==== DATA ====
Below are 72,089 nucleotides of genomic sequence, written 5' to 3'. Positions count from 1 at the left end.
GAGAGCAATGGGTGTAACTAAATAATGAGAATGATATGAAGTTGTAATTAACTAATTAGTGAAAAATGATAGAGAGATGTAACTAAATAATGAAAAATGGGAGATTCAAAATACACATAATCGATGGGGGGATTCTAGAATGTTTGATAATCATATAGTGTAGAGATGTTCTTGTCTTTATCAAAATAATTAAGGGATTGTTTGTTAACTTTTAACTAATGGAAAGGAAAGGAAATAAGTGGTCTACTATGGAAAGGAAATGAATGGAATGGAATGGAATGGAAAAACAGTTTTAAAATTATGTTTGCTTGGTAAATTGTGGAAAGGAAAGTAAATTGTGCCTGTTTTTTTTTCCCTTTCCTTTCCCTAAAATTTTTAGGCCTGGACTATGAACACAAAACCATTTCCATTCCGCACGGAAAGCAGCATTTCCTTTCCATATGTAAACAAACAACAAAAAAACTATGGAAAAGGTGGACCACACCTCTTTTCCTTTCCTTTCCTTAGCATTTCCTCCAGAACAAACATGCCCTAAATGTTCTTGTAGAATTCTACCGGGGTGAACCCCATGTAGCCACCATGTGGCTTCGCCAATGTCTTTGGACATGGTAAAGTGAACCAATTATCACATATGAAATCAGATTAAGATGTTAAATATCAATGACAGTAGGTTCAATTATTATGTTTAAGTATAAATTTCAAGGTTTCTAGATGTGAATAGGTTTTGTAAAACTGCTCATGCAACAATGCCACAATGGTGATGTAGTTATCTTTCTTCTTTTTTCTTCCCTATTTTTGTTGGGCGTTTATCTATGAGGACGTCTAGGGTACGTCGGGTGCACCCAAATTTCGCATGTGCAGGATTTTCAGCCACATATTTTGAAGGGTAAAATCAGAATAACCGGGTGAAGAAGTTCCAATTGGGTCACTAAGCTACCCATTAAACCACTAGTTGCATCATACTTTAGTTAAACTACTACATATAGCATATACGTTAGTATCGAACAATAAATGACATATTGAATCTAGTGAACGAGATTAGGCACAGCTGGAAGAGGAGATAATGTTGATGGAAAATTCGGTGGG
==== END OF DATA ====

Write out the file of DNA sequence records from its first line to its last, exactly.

Below are 72,089 nucleotides of genomic sequence, written 5' to 3'. Positions count from 1 at the left end.
GAGAGCAATGGGTGTAACTAAATAATGAGAATGATATGAAGTTGTAATTAACTAATTAGTGAAAAATGATAGAGAGATGTAACTAAATAATGAAAAATGGGAGATTCAAAATACACATAATCGATGGGGGGATTCTAGAATGTTTGATAATCATATAGTGTAGAGATGTTCTTGTCTTTATCAAAATAATTAAGGGATTGTTTGTTAACTTTTAACTAATGGAAAGGAAAGGAAATAAGTGGTCTACTATGGAAAGGAAATGAATGGAATGGAATGGAATGGAAAAACAGTTTTAAAATTATGTTTGCTTGGTAAATTGTGGAAAGGAAAGTAAATTGTGCCTGTTTTTTTTTCCCTTTCCTTTCCCTAAAATTTTTAGGCCTGGACTATGAACACAAAACCATTTCCATTCCGCACGGAAAGCAGCATTTCCTTTCCATATGTAAACAAACAACAAAAAAACTATGGAAAAGGTGGACCACACCTCTTTTCCTTTCCTTTCCTTAGCATTTCCTCCAGAACAAACATGCCCTAAATGTTCTTGTAGAATTCTACCGGGGTGAACCCCATGTAGCCACCATGTGGCTTCGCCAATGTCTTTGGACATGGTAAAGTGAACCAATTATCACATATGAAATCAGATTAAGATGTTAAATATCAATGACAGTAGGTTCAATTATTATGTTTAAGTATAAATTTCAAGGTTTCTAGATGTGAATAGGTTTTGTAAAACTGCTCATGCAACAATGCCACAATGGTGATGTAGTTATCTTTCTTCTTTTTTCTTCCCTATTTTTGTTGGGCGTTTATCTATGAGGACGTCTAGGGTACGTCGGGTGCACCCAAATTTCGCATGTGCAGGATTTTCAGCCACATATTTTGAAGGGTAAAATCAGAATAACCGGGTGAAGAAGTTCCAATTGGGTCACTAAGCTACCCATTAAACCACTAGTTGCATCATACTTTAGTTAAACTACTACATATAGCATATACGTTAGTATCGAACAATAAATGACATATTGAATCTAGTGAACGAGATTAGGCACAGCTGGAAGAGGAGATAATGTTGATGGAAAATTCGGTGGG